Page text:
If you want to see how fast someone’s life can change, look no further than L.A. based sneaker artist Salvador Amezcua, also known as as Kickstradomis. Kickstradomis’s sneaker customizations have taken over today's NBA, but things weren’t always like this.
Kickstradomis suffered injuries in a terrible car accident in 2016 and worked at a low-paying gig at a warehouse. It wasn’t until he linked up with Timberwolves center Karl-Anthony Towns on a sneaker project this past Halloween that his life changed forever.
“It allowed me to quit my job and pursue this career," Kickstradomis said. “The Halloween pair that I did for KAT went viral first and put me on the map.”
The sneakers he is referencing were a pair of Nike Hyperdunks that featured Friday the 13th villain Jason Voorhees carrying a bloodied Nike swoosh that served as a knife. The sneakers exploded on the Internet and surfaced on numerous sneaker blogs.
Sneaker customization have found a new life in the NBA, where it is commonplace to see shoes highlighted on NBA twitter every night. Kickstradomis specializes in cartoonish designs and current trends. In the past few weeks, his sneakers customizations for NBA players have featured art inspired by Dragon Ball Z, The Simpsons, and Rick and Morty.
For those trying to get a customized sneaker from Kickstradomis now, good luck. Custom orders from Kickstradomis can now take months. His clientele now includes KAT, James Harden, Iman Shumpert, Lauri Markannen, Donovan Mitchell, international draft prospect Luka Doncic and celebs in the entertainment industry.
The Crossover caught up with Kickstradomis to talk about his origins, working with KAT and how he is dealing with his newfound fame.
Jarrel Harris: You have blown up in the past few months. What are your origins?
Kickstradomis: I’m 31 and I live in the Los Angeles area. I’ve been drawing since I was a kid and I’ve been doing shoes roughly about seven years now. I’m partially color blind, so that is pretty crazy. I kind of disappeared from planet Earth for a year and a half after a car accident in 2016, so I was ready to put the brush down and stop doing it but people around me, such as Karl-Anthony Towns and my girlfriend, pushed me to get back into it.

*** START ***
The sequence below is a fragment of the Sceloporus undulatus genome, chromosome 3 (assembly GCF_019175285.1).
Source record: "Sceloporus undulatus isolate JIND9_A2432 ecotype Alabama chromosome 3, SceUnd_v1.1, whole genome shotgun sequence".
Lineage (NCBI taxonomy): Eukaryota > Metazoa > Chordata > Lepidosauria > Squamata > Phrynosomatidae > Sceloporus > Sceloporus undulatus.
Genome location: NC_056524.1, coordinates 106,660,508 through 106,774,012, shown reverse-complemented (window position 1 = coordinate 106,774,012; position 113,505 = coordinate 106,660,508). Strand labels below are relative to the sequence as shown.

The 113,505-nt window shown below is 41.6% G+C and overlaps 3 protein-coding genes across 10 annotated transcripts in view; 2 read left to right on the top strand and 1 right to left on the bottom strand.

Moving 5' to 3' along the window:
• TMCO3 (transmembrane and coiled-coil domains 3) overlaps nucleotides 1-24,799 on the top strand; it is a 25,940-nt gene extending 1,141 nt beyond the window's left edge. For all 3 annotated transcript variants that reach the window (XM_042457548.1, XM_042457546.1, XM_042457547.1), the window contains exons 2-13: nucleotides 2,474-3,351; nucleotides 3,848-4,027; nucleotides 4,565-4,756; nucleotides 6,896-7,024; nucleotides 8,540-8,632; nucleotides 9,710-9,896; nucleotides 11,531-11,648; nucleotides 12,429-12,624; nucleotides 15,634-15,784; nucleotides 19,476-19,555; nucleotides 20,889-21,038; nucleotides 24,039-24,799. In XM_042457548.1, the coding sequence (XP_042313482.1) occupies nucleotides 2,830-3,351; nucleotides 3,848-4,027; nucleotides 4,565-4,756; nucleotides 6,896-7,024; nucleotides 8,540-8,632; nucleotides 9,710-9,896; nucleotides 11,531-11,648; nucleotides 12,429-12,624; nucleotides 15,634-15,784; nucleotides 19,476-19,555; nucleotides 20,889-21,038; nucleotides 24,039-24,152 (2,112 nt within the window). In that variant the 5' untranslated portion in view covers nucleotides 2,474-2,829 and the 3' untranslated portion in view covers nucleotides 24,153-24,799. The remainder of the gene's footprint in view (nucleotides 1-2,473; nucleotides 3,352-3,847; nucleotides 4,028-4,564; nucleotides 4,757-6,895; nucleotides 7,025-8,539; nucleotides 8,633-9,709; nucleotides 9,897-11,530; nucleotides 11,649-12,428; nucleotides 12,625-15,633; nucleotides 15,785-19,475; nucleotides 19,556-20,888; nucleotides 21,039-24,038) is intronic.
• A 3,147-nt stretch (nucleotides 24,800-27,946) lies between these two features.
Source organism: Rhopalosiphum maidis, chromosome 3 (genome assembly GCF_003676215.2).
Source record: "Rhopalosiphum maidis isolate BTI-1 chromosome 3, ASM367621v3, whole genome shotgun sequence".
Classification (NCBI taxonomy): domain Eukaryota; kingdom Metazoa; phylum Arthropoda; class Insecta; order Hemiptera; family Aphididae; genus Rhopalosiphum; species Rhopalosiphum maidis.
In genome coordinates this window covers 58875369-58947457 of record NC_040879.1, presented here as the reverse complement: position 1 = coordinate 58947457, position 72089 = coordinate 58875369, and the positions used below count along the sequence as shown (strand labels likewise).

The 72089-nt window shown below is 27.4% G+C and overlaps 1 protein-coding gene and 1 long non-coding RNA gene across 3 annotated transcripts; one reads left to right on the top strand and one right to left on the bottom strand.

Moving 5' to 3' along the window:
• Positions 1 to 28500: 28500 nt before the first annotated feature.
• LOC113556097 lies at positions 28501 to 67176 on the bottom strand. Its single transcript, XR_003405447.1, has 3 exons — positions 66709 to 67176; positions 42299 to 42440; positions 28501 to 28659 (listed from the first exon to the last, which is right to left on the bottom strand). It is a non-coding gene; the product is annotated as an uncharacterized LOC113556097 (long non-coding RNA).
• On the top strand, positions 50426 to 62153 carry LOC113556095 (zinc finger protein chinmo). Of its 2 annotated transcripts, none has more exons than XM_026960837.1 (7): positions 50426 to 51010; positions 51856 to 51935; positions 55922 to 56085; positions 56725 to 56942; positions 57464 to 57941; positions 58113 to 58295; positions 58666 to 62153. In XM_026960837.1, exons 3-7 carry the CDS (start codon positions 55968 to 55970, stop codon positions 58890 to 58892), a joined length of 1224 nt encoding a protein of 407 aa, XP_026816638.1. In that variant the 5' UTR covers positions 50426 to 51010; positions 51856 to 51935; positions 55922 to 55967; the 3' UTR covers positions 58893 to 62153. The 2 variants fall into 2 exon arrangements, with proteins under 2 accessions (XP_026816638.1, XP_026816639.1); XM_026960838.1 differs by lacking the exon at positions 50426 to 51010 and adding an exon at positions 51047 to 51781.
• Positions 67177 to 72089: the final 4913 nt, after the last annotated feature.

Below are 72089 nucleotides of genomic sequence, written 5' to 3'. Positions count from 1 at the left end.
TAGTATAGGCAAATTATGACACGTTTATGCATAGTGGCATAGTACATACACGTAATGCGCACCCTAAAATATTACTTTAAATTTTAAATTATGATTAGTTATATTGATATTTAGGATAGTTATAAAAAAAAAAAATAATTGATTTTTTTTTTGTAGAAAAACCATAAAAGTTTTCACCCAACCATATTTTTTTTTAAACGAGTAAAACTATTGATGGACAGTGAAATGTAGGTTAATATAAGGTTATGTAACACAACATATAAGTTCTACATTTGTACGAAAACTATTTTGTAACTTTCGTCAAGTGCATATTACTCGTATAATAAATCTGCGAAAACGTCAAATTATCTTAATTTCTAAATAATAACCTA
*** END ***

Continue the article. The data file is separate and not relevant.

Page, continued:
JH: Karl-Anthony Towns inspired you to pick up the brush again. Where did that relationship originate?
Kicks: He was following me on Instagram for a long time and I didn't even know. When I got wind of it, I reached out and we ended up linking at his place and we chopped it up for a couple hours and we thought it was the perfect fit. He wanted to help me and I wanted to do what I could to kind of be able to make sure his shoe stands out.
Because for a guy that wears a size 20, it is very hard to get anything custom or anything special from Nike, so that is where I come into play. I have been working with KAT since the preseason and now it's just pretty much exploded with everybody. KAT was my first client and one of these people who put the fire back in me and told me to get back to it.
JH: What has your experience working with KAT been like?
Kicks: Man, it is amazing. It is very surreal. Still surreal at some times because I see it as a business and these guys are like friends and stuff, but in real life you’re like, 'Wow, you did shoes for James Harden?' I'm letting it all soak in and now I'm just enjoying the ride.
JH: How would you describe your art style?
Kicks: Everything is self-taught man. In the first couple of years I was doing a lot of mess-ups, so I was learning a lot of things on the fly. So it would just come to me. I went through a lot of adversity and all these mess ups, so that is a message that I try to send to the kids. You’re not automatically going to be able to do it; it's kind of a grind. It's a science.